||Issue No. 183||20 June 2003|
A Beautiful Set of Numbers?
History: Nest of Traitors
Interview: A Nation of Hope
Unions: National Focus
Safety: The Shocking Truth
Tribute: A Comrade Departed
History: Working Bees
Education: The Big Picture
International: Static Labour
Economics: Budget And Fudge It
Technology: Google and Campaigning
Review: Secretary With A Difference
Poetry: The Minimale
Satire: Howard Calls for Senate to be Replaced by Clap-O-Meter
The Locker Room
Is Beazley's Popularity a Winner?
A Beautiful Set of Numbers?
Treasurer Michael Egan and his team carry the mantle of debt-activists in the finest tradition of the deficit hawkes who captured the ALP in the era that bears the same name.
There is no doubt that Labor governments need to be good economic managers, better than the Tories, and the Carr-Egan Administration has been amongst the most successful in living memory.
Buoyed by the Sydney 2000 Olympics, the tax windfall from the property boom and a conservative attitude to public spending, Treasurer Egan has a track record the envy of any Tory Treasurer.
The Bart Simpson of state politics has a hard-earned record of delivering 'beautiful sets of numbers' that earn the approval of mainstream economic commentators year in, year out. More strength to him, we say.
Our question is whether delivering surplus budgets is in and of itself sufficient to claim to have delivered a 'Labor budget' - which is the Egan mantra this time of year.
Reducing deficits is important; money spent servicing a debt is money that can't be spent in the here and now.
But as any home-owner will tell you, sometimes you need to borrow to be able to afford shelter and transport, while maintaining the sort of income required to feed the family, pay the school fees and meet the doctors bills.
In 1997 Egan thought he had found his Shangri-la when he was convinced that selling off the power industry would wipe out the budget. As experience in other states has shown, privatisation would have seriously compromised the state's electricity supply, robbing future generations of secure, affordable electricity.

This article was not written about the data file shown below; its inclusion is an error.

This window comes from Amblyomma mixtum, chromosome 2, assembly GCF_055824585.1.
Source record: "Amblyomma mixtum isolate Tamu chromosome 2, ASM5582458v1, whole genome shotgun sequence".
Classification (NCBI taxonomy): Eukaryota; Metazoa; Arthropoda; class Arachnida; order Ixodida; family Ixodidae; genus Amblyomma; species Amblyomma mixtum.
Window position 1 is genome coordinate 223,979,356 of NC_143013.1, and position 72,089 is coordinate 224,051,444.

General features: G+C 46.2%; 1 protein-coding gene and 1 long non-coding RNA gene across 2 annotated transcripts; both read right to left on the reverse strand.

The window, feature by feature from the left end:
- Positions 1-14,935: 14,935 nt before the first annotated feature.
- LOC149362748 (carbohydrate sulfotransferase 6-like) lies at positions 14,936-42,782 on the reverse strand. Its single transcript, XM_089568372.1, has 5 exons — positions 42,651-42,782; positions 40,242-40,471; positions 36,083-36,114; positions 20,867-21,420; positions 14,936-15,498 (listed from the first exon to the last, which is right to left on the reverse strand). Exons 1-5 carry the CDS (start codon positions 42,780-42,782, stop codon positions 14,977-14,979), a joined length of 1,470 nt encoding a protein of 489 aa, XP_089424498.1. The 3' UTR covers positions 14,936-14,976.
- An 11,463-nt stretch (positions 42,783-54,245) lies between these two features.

The French keep telling him he could get a motza for water infrastructure as well, yet to date he has resisted that temptation. And let's not forget the state's rail tracks - the Commonwealth currently wants to seize them for an $850 million investment, a necessary first step to a national sell-off of another state asset.
What these policy dilemmas show is that not even a government as fiscally conservative as Carr's believes the budget bottom line is everything.
There was a time of course, where the size of the budget deficit was an important economic lever - to drive up economic activity by injecting funds in publicly useful projects. Think Snowy Hydro, think Harbour Bridge, think Olympics. Sometimes you spend your way back to economic life.
So Egan's budget fetish is one way of managing the state's finances, but it is not necessarily the only Labor model.
Part of Egan's conservatism is borne out of the financial debacles associated with a string of Labor Governments in other states in the early 90s.
As an opposition leader at the time, Carr would have resolved firmly never to allow a disaster of the proportions of the Victorian Cain Government Pyramid Collapse to afflict NSW Labor. The question is, have Carr and Egan over-learned this lesson and taken Labor too far in the opposite direction?
There have been moments of inspiration. Land tax for properties valued at over a million dollars was an inspired piece of Laborism that targeted tax on the manifest beneficiaries of the economic boom.
But all too often the Egan budgets have been exercises in perspiration over inspiration; with the boffins steering the ship of state and the raw figures being the beginning, middle and end of the story.
So what would a Labor budget really look like?
It would show an increased investment in the public services where they are needed, both in physical and human capital.
It would be investing in projects that will improve the quality of life for citizens - an integrated public transport, a well-resourced health system, teachers who received decent recognition for the fundamental contribution they make to our society.
It would ensure that public funds are invested in public sector careers, rather than filling in the gaps with massive use of casuals and labour hire.
It would adequately fund TAFE, encourage apprentices and divert government contracts to good corporate citizens.
And it would build in indicators to ensure the money that is being spent is being fairly distributed amongst regions, with the main indicator being need.
The problem with budgets is that they are raw set of numbers that in their crudest form deliver a rating based on a bottom line: the profit and loss statement.
The state is not a corporation and we are not shareholders and we should view the Michael Egan's ninth budget as something more than a maths exam.
The role of Treasurer is to be more than a security guard on the state coffers who says no to every request for money. It involves arguing the case for increased revenue, even taxation, in the interests of building a stronger community.
That's the altogether tougher test that Egan faces if he wants to be regarded as a great Labor Treasurer.
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